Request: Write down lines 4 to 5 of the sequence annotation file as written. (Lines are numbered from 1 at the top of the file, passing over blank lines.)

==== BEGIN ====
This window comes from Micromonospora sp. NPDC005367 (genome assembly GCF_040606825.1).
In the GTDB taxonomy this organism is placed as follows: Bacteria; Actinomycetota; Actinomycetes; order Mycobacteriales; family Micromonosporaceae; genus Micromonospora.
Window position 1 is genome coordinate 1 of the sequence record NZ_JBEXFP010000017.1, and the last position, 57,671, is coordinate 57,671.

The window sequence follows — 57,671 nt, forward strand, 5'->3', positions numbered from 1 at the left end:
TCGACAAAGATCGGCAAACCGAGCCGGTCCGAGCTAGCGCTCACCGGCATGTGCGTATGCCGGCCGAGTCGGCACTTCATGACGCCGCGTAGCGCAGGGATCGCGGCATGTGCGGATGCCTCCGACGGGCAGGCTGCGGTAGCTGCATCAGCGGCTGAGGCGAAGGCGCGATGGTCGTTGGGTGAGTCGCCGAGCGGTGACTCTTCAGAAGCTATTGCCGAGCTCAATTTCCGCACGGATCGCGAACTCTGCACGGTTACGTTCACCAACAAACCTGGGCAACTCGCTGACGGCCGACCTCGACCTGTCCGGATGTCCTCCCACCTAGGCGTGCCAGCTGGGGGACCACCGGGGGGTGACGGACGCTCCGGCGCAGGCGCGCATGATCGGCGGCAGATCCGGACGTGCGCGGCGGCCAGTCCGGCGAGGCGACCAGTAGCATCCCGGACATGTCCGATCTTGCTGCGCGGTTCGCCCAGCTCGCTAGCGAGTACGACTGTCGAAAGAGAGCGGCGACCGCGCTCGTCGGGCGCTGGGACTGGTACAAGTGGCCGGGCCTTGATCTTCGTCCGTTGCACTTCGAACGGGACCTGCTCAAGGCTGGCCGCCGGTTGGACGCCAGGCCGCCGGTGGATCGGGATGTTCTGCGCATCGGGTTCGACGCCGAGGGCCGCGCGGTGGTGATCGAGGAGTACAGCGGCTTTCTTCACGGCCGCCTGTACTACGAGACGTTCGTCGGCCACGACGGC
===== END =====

The window sequence follows — 57,671 nt, forward strand, 5'->3', positions numbered from 1 at the left end:
TCGACAAAGATCGGCAAACCGAGCCGGTCCGAGCTAGCGCTCACCGGCATGTGCGTATGCCGGCCGAGTCGGCACTTCATGACGCCGCGTAGCGCAGGGATCGCGGCATGTGCGGATGCCTCCGACGGGCAGGCTGCGGTAGCTGCATCAGCGGCTGAGGCGAAGGCGCGATGGTCGTTGGGTGAGTCGCCGAGCGGTGACTCTTCAGAAGCTATTGCCGAGCTCAATTTCCGCACGGATCGCGAACTCTGCACGGTTACGTTCACCAACAAACCTGGGCAACTCGCTGACGGCCGACCTCGACCTGTCCGGATGTCCTCCCACCTAGGCGTGCCAGCTGGGGGACCACCGGGGGGTGACGGACGCTCCGGCGCAGGCGCGCATGATCGGCGGCAGATCCGGACGTGCGCGGCGGCCAGTCCGGCGAGGCGACCAGTAGCATCCCGGACATGTCCGATCTTGCTGCGCGGTTCGCCCAGCTCGCTAGCGAGTACGACTGTCGAAAGAGAGCGGCGACCGCGCTCGTCGGGCGCTGGGACTGGTACAAGTGGCCGGGCCTTGATCTTCGTCCGTTGCACTTCGAACGGGACCTGCTCAAGGCTGGCCGCCGGTTGGACGCCAGGCCGCCGGTGGATCGGGATGTTCTGCGCATCGGGTTCGACGCCGAGGGCCGCGCGGTGGTGATCGAGGAGTACAGCGGCTTTCTTCACGGCCGCCTGTACTACGAGACGTTCGTCGGCCACGACGGC